As a general rule, criticism of research studies should be based on factual grounds rather than on careless and irresponsible charges about the motives of the researcher. Mr. Lott's study should be evaluated on its own merits without imputing motives to him that do not exist. I urge Mr. Schumer to check his facts more carefully in the future.
Finally, it was incorrectly reported in the Journal (Sept. 5) that the John M. Olin Foundation is "headed by members of the family that founded the Olin Corp." This is untrue. The trustees and officers of the foundation have been selected by virtue of their devotion to John Olin's principles, not by virtue of family connections. Of our seven board members, only one is a member of the Olin family. None of our officers is a member of the Olin family--neither myself as president, nor our secretary-treasurer, nor our executive director.
William E. Simon
John M. Olin Foundation Inc.
For more perspective on the matter, see Taking Aim: A Gun Study and A Conspiracy Theory, by Stephen Chapman, which appeared in the Chicago Tribune on August 16, 1996.
Still, opponents persist in compensating for their inability to contradict the Lott study by repeating false charges about it. Here is one of the more egregious examples:
On Tuesday 3/16/99 US Attorney Ed Dowd appeared on the "Total Information AM" program in St. Louis on KMOX 1120-AM at 7:50 AM. The topic was Proposition B, the concealed carry measure to be voted on by Missourians on April 6th.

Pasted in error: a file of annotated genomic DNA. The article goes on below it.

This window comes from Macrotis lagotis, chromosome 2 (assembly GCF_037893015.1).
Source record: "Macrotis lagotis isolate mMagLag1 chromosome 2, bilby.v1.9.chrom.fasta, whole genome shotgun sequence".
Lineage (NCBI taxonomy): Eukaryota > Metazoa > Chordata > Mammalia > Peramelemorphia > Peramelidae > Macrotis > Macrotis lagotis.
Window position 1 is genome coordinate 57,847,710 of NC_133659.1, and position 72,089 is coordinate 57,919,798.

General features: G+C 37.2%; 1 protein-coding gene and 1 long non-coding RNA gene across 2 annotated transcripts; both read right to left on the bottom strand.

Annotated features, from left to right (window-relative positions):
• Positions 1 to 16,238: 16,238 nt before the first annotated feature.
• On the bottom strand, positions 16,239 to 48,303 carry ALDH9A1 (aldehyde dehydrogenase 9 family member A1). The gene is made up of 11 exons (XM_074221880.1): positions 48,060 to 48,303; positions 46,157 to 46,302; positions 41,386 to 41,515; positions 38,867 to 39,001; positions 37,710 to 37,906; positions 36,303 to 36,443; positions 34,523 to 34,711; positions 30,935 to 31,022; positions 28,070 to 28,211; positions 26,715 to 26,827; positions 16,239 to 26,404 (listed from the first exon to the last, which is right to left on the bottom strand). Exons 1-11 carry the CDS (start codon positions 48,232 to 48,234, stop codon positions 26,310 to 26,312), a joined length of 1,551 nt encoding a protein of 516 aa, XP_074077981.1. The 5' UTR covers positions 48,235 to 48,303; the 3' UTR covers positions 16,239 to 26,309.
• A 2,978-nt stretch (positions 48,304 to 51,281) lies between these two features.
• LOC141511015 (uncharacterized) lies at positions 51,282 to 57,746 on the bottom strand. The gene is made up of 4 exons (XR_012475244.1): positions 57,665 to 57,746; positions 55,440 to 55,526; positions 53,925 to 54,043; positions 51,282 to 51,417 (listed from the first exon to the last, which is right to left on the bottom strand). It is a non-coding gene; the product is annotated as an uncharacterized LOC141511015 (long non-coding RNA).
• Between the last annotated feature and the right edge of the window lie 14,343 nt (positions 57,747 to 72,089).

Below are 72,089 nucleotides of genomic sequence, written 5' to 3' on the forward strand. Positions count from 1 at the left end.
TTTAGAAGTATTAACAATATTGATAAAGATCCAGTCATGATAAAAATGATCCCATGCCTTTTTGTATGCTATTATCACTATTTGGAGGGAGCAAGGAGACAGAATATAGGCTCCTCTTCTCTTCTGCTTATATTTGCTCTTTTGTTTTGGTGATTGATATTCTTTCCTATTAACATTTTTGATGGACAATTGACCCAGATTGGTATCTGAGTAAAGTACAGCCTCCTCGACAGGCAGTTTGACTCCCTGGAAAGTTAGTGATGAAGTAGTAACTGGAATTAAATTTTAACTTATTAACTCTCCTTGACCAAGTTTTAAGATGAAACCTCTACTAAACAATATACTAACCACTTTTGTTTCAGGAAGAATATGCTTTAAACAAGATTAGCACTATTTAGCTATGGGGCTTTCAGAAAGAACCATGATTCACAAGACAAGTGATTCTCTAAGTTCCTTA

One of the interviewers asked him about the notion that the studies the pro-gun sources cite are paid for by the firearms industry. The interviewer was apparently implicitly referring to the "Lott/Mustard" study from the University of Chicago Law School, which though exhaustive research indicated clear benefits from concealed carry laws such as Proposition B.
Dowd responded with some off-point statements about FBI Crime Statistics then made the following statement. It is transcribed verbatim, including the lack of punctuation and subtle speech flaws that are inherent in nearly all transcriptions of normal speech.
Nothing in the body of this statement has been left out or modified, and nothing which preceded or followed it changed the context or meaning whatsoever.
Here is what Dowd said:
"Olin Manufacturing which manufactures ammunition [pause] they deal in death they get they they really sell blood for for money uh they're the ones who fund Professor Lott and they're the ones who are pushing this with the National Rifle Association and that's why it is so broadly written and so full of loopholes cause they want a very broad law."
Copies are available for $30 from "Media Pulse Inc.", a company which provides recordings and transcripts of popular broadcast media to industry and the public. Their number is (314)963-8840.
For further information, visit our website at http://www.moccw.org/ or send email to .
[Home] [Donations] [Bookstore]